Instead of the standard amusing kvetchiness when he welcomes the beleaguered Leonora to the monastery where she seeks refuge, Carfizzi’s Melitone sneers as he tosses her a thin blanket. A scene in which he distributes food to the poor has been stripped of jolliness, as he barks orders with ominous brutality.

“Melitone, for me, symbolizes the darkest part of the Catholic Church,” Trelinski said in an interview. “Not everyone in the church is like that, of course, but he is that xenophobic, racist, divisive side. And for Patrick, who has many times played comic characters, I think this was a metamorphosis for him. He rejected the simply fun and audience-pleasing side to touch something darker.”

Carfizzi grew up in Newburgh, N.Y., about 60 miles north of New York City. As a boy, he was torn between pursuing pediatrics and jazz. (He dabbled in the euphonium, trombone and tuba.) Then he filled in for a fellow student who got sick before the middle school play, and later replied to a newspaper ad seeking performers for a production of “Man of La Mancha.” That settled it: He began to take singing more seriously.

At 16, he visited the Met for a tour. On the stage, his father told him to sing, and he powered out a few notes. “I thought, ‘I really love this,’” he recalled. “‘If they’ll have me, I’d love to try to do this.’”

During college, Carfizzi overcame a severe case of Lyme disease, and was hit by a drunken driver in an accident that left him seriously injured. “What kept me sane and kept me going was singing,” he said. He auditioned for the Met’s young artist program and was rejected, but a few weeks later, the company’s administration called and offered him his debut, as Count Ceprano in “Rigoletto” on Christmas Eve in 1999.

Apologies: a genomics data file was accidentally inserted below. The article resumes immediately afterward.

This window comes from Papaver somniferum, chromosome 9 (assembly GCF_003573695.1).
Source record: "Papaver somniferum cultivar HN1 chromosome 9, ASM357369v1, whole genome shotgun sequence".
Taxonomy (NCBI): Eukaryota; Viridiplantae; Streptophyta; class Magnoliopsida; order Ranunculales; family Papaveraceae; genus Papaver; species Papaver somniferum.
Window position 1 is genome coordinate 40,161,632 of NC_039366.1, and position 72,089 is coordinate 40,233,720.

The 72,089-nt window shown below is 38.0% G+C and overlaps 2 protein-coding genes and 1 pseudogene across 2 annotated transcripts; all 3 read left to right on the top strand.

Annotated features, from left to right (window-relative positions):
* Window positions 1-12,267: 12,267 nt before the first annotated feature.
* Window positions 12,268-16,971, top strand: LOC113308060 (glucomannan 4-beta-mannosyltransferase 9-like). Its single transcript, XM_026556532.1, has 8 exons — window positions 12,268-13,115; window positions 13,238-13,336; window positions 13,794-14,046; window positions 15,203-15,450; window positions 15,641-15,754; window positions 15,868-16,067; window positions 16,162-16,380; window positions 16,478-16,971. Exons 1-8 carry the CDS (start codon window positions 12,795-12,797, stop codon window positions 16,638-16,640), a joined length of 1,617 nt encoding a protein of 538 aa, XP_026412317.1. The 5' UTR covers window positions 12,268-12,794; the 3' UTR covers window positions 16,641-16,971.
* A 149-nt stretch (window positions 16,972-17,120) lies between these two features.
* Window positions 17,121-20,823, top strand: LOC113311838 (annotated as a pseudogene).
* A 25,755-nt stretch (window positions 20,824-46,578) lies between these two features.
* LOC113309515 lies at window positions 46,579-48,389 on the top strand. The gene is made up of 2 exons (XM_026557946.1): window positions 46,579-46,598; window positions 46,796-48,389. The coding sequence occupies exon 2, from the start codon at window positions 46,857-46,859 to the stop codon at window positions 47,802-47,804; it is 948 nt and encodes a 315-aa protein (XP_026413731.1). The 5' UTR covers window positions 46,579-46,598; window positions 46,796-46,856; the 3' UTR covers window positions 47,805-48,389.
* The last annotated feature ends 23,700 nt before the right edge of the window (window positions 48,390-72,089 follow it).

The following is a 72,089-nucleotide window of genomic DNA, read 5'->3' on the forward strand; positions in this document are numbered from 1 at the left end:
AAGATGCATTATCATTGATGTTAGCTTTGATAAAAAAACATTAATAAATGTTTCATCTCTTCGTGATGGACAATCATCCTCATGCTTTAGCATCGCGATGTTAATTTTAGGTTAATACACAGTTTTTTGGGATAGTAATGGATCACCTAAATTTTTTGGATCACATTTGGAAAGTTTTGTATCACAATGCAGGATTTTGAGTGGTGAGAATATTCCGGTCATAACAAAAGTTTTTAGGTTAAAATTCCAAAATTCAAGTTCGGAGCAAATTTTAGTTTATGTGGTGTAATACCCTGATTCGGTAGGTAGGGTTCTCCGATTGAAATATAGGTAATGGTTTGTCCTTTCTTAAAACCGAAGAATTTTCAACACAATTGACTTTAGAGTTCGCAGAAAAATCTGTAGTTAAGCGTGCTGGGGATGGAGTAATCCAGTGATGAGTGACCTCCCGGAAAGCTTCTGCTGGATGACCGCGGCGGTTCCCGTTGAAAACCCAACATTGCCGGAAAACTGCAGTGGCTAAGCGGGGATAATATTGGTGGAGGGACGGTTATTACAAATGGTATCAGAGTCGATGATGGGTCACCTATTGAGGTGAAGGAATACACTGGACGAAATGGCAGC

With a voice that is rich yet focused, and acting that is intelligible and engaging, he made an impression even when his time onstage was limited. “Efficiency becomes even more important,” Carfizzi said of comprimario work. “Clarity is always important in opera, but it’s particularly key when you have 10 or 15 minutes max, just in terms of the story line. But it doesn’t matter if the role is three lines or three hours; it all requires the same discipline.”

When you’ve spent a long time as a character actor, it can be difficult to make the industry view you as more of a leading man; it’s a gradual process. Next season at the Met, Carfizzi will once more sing a run as the Sacristan in “Tosca,” but will also give a single performance of something substantial, and new for him with the company: Dr. Bartolo in “The Barber of Seville.”

“If you look at Patrick’s trajectory over the years, his voice has gotten bigger,” Heaston said. “And when someone’s voice grows, you start to open up different repertory for him.”

Could Wagner’s Alberich, once the subject of a genial debate between Carfizzi and his manager, come in the future? Scarpia in “Tosca”? Contemporary operas — particularly, he hopes, the rare ones with a comic bent? Paul Plishka spent a quarter-century at the Met doing smaller parts before the house cast him as Verdi’s Falstaff — a dream role for Carfizzi, too.

“I’ve gotten more patient with time,” he said. “If people see me that way, great. And if they don’t, we keep trying. Good health willing, I’m not going anywhere.”